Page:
Tuesday, June 10, 2008

Book Report/A Pocket Full of Rye

A Pocket Full of Rye
by Agatha Christie
unabridged audio read by Rosalind Ayres
mystery, 1953
finished, 6/10/08

My fourth tale of Miss Marple, and as in At Bertram's Hotel, she is a part of the story, but not the main part. She doesn't make an appearance until chapter 13! After a third murder at Yew Tree Lodge, she travels from St. Mary Mead to offer her assistance because the last victim used to work for her. Though she isn't in the book that much, her presence in the house is very important to many of the characters, and as you may suppose, she is essential to the solving of the case. Her relationship with the police is an excellent, reciprocal one. I wonder if this is a trait of the Christie mysteries.

We have two poisonings, from two different poisons, and one strangulation. Seemingly unrelated, but really they must be connected, mustn't they? The reader is introduced to the Fortescue family who all have the most amazing names: Percival, Lancelot, Rex, and Miss Ramsbottom! When the patriarch, Rex, is found poisoned by taxine, from the yew tree, it is thought that perhaps his young wife did it, but then she turns up dead.

This most clever of mysteries uses the child's nursery rhyme as its basis. Rex means king, and he is in his 'counting house' when he dies.

countinghouse:
noun historical
an office or building in which the accounts and money of a person or company were kept.

His 'queen' was indeed at an English tea when she was poisoned by cyanide. And on it goes.

Sing a song of sixpence, a pocket full of rye,
Four and twenty blackbirds baked in a pie.
When the pie was opened, the birds began to sing,
Oh, wasn't that a dainty dish to set before the king?

The king was in his counting house, counting out his money,
The queen was in the parlour, eating bread and honey,
The maid was in the garden, hanging out the clothes,
When down came a blackbird and pecked off her nose.

When I was looking up the rhyme I found that it was a code to recruit pirates! Who knew?

I really enjoyed this fascinating mystery, thought I had it figured out, and of course was way off. Christie is so clear in her writing, so precise with her descriptions and characters, and has such a good knowledge of human nature. Excellent book.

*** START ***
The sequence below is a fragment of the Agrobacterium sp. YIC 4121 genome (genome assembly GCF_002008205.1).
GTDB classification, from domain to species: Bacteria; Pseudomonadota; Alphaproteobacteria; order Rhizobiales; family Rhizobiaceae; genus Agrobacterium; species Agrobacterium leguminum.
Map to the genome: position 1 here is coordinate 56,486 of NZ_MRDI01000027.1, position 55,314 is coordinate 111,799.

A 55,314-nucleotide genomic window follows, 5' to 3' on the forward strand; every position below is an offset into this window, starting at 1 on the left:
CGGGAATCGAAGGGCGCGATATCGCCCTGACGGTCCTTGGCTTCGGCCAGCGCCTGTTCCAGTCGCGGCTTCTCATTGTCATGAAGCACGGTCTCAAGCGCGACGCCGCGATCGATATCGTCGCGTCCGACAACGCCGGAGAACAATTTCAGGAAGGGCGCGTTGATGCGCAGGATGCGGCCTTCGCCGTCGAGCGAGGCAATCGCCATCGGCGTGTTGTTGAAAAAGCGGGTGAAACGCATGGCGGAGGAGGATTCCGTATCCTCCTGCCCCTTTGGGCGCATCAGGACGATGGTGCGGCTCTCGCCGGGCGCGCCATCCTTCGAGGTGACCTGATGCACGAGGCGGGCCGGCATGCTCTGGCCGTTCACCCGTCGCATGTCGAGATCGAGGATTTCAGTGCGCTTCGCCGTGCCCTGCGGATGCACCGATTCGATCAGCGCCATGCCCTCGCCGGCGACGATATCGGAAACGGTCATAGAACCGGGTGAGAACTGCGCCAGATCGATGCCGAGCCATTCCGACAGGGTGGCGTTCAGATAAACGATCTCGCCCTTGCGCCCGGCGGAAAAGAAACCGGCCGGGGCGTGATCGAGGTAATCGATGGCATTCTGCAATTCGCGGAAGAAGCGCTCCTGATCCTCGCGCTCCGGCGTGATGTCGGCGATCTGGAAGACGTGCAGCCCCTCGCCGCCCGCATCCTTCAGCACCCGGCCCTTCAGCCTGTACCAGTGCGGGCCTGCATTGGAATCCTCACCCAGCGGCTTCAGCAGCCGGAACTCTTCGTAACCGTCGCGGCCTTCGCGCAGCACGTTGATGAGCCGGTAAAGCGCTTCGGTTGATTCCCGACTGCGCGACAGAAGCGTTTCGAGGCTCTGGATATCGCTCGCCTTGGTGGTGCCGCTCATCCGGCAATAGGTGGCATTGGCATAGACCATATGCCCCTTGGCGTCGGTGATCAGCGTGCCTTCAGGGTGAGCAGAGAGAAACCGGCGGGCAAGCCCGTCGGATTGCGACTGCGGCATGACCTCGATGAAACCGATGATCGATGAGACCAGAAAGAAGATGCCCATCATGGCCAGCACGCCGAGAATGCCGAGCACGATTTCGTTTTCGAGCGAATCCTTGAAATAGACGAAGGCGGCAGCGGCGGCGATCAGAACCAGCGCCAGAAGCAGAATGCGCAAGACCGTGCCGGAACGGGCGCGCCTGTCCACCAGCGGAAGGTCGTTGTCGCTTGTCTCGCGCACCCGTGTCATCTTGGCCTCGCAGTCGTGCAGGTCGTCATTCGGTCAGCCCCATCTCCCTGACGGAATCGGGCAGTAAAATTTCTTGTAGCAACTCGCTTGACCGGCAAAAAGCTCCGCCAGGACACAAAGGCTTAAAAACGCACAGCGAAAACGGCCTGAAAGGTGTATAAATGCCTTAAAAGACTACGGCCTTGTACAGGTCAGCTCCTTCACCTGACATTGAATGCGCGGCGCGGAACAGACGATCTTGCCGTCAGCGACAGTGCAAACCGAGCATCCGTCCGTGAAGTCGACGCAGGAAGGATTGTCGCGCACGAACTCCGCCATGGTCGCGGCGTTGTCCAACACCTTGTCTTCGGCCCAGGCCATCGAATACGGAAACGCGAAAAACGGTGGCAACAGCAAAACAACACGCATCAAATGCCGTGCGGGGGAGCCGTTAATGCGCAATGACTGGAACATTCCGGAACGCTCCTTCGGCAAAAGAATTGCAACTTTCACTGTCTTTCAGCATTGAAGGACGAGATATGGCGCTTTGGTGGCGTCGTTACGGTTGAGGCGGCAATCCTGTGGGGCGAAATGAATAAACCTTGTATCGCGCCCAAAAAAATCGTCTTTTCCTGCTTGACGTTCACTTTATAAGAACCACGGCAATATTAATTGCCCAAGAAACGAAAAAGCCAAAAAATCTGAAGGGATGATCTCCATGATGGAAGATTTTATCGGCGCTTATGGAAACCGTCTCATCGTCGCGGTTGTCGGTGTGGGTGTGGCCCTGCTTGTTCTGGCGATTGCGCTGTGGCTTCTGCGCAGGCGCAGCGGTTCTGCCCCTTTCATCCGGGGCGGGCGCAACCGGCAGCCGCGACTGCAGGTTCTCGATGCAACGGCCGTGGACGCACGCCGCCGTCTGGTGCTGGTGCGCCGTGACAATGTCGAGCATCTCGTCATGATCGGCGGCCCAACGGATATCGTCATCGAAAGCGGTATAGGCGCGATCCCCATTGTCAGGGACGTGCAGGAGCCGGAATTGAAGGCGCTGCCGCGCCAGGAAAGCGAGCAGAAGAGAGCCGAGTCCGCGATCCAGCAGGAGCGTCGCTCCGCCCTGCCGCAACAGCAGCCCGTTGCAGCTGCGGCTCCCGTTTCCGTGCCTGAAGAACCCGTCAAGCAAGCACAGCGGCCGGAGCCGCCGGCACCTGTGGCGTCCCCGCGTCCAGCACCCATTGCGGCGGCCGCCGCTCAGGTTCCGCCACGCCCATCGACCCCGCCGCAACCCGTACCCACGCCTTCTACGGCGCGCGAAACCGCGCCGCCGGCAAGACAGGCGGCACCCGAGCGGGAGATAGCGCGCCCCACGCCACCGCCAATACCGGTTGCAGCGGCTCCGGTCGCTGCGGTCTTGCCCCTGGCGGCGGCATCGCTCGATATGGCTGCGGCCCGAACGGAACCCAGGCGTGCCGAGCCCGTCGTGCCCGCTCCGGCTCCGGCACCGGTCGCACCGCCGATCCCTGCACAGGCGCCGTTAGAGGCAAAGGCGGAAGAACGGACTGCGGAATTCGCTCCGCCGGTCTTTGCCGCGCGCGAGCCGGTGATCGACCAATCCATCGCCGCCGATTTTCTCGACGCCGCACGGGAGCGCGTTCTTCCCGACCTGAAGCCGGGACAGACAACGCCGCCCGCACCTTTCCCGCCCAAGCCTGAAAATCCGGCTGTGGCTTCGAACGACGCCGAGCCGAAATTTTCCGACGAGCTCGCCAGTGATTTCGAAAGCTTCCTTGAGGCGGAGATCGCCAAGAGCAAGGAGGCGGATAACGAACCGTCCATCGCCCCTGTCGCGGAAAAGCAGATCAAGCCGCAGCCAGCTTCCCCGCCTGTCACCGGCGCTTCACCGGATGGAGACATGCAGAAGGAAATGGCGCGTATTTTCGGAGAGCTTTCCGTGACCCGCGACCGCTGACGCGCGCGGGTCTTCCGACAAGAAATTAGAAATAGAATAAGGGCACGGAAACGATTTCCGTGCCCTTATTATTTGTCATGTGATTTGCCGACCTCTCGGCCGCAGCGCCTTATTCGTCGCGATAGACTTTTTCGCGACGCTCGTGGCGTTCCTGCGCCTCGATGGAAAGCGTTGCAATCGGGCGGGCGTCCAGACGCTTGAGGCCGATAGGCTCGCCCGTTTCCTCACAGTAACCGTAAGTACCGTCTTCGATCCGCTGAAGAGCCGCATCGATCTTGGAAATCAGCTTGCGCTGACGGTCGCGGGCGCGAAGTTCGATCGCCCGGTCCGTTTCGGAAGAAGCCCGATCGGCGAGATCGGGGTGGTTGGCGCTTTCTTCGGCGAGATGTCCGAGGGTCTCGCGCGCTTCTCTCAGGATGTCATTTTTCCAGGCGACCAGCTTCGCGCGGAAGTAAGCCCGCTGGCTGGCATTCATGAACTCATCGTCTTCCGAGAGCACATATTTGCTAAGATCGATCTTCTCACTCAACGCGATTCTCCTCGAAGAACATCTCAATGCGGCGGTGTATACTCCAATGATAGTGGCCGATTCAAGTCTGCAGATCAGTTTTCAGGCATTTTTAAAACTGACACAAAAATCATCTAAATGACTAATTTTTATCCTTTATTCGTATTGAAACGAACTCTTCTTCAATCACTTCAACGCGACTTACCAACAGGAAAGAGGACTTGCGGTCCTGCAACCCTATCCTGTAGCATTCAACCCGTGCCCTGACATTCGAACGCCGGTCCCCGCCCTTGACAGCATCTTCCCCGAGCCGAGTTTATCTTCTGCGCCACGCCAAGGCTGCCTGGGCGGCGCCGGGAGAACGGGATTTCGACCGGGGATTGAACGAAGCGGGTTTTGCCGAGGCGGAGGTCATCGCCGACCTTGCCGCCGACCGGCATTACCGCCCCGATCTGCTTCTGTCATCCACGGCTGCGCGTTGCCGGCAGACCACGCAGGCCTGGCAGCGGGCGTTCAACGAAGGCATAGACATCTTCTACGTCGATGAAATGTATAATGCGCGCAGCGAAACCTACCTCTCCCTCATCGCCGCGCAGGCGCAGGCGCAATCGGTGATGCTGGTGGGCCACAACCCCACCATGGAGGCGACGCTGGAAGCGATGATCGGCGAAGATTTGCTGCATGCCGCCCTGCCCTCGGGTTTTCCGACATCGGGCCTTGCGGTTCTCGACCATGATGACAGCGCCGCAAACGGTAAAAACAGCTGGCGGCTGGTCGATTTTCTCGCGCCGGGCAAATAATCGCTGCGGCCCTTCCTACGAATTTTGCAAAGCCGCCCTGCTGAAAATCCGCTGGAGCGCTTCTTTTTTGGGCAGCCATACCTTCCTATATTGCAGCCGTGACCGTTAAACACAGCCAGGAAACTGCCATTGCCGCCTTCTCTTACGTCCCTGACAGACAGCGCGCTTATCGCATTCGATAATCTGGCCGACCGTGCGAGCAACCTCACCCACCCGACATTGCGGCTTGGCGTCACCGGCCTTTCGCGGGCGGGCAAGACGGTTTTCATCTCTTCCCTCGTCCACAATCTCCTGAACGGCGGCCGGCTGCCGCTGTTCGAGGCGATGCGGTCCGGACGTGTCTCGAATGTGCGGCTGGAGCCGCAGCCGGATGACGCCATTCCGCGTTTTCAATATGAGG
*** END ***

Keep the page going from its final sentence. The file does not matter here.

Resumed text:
6 comments:

  1. My husband and I are on a huge Agatha Christie tear, particularly her Hercule Poirot character made into film. We rent them from the library and watch them in the evening because TV is usually so awful. I love her use of language as well as suspense.

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  2. Nan - I went to the library today and placed a hold on this book ... I've never read any Agatha Christie, so looking forward. Saw some TV movies, some good, some not so good, different actors playing Miss Marple

    Interesting story about the nursery rhyme ... learned something new today ...

    thanks so much for your blog ... you brighten my morning coffee every day

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  3. This is one of my dear daughter's favorite Agatha's. She really likes the TV production with Joan Hickman.

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  4. Bellezza, I've not read or seen any Poirot but plan to for this challenge. I love the idea of you and your husband doing this.
    Janice, so good to hear from you. I hadn't read much Christie before this challenge, and I'm so enjoying her. I see now why she is held in such regard. Thank you for your nice words.
    Kay, I love it that you both read (and watch) Agatha Christie.

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  5. Nan, Thanks for pointing this one out. I have added it to this month's Agatha Christie Blog Carnival. http://acrccarnival.blogspot.com.au/2012/11/acrc-carnival-2012-11-november.html

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  6. Wow, even though it was four years ago!

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